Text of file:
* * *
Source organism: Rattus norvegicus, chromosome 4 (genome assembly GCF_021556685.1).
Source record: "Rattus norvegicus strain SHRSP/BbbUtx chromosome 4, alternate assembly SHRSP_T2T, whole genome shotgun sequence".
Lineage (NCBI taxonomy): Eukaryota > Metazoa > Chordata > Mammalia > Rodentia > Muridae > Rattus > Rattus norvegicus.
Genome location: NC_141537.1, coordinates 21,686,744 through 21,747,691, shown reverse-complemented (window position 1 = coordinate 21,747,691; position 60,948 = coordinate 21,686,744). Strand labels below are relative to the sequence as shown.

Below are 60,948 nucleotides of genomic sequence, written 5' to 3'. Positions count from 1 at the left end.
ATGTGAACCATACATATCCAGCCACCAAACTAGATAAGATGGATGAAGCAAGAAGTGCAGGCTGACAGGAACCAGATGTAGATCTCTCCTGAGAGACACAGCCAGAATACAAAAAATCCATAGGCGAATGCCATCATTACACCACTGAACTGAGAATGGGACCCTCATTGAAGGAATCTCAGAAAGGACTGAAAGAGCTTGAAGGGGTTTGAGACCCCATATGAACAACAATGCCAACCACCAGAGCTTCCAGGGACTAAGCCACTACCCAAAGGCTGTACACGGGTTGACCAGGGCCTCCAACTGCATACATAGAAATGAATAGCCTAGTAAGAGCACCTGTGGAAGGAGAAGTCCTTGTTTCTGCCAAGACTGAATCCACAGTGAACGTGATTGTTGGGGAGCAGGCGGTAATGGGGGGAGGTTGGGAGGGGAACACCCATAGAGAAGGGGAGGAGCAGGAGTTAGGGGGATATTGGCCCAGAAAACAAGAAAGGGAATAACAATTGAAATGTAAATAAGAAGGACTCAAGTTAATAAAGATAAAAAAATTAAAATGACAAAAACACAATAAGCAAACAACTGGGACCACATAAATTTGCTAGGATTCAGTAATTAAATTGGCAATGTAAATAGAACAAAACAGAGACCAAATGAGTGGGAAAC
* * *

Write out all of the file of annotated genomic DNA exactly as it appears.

Source organism: Rattus norvegicus, chromosome 4 (genome assembly GCF_021556685.1).
Source record: "Rattus norvegicus strain SHRSP/BbbUtx chromosome 4, alternate assembly SHRSP_T2T, whole genome shotgun sequence".
Lineage (NCBI taxonomy): Eukaryota > Metazoa > Chordata > Mammalia > Rodentia > Muridae > Rattus > Rattus norvegicus.
Genome location: NC_141537.1, coordinates 21,686,744 through 21,747,691, shown reverse-complemented (window position 1 = coordinate 21,747,691; position 60,948 = coordinate 21,686,744). Strand labels below are relative to the sequence as shown.

Below are 60,948 nucleotides of genomic sequence, written 5' to 3'. Positions count from 1 at the left end.
ATGTGAACCATACATATCCAGCCACCAAACTAGATAAGATGGATGAAGCAAGAAGTGCAGGCTGACAGGAACCAGATGTAGATCTCTCCTGAGAGACACAGCCAGAATACAAAAAATCCATAGGCGAATGCCATCATTACACCACTGAACTGAGAATGGGACCCTCATTGAAGGAATCTCAGAAAGGACTGAAAGAGCTTGAAGGGGTTTGAGACCCCATATGAACAACAATGCCAACCACCAGAGCTTCCAGGGACTAAGCCACTACCCAAAGGCTGTACACGGGTTGACCAGGGCCTCCAACTGCATACATAGAAATGAATAGCCTAGTAAGAGCACCTGTGGAAGGAGAAGTCCTTGTTTCTGCCAAGACTGAATCCACAGTGAACGTGATTGTTGGGGAGCAGGCGGTAATGGGGGGAGGTTGGGAGGGGAACACCCATAGAGAAGGGGAGGAGCAGGAGTTAGGGGGATATTGGCCCAGAAAACAAGAAAGGGAATAACAATTGAAATGTAAATAAGAAGGACTCAAGTTAATAAAGATAAAAAAATTAAAATGACAAAAACACAATAAGCAAACAACTGGGACCACATAAATTTGCTAGGATTCAGTAATTAAATTGGCAATGTAAATAGAACAAAACAGAGACCAAATGAGTGGGAAAC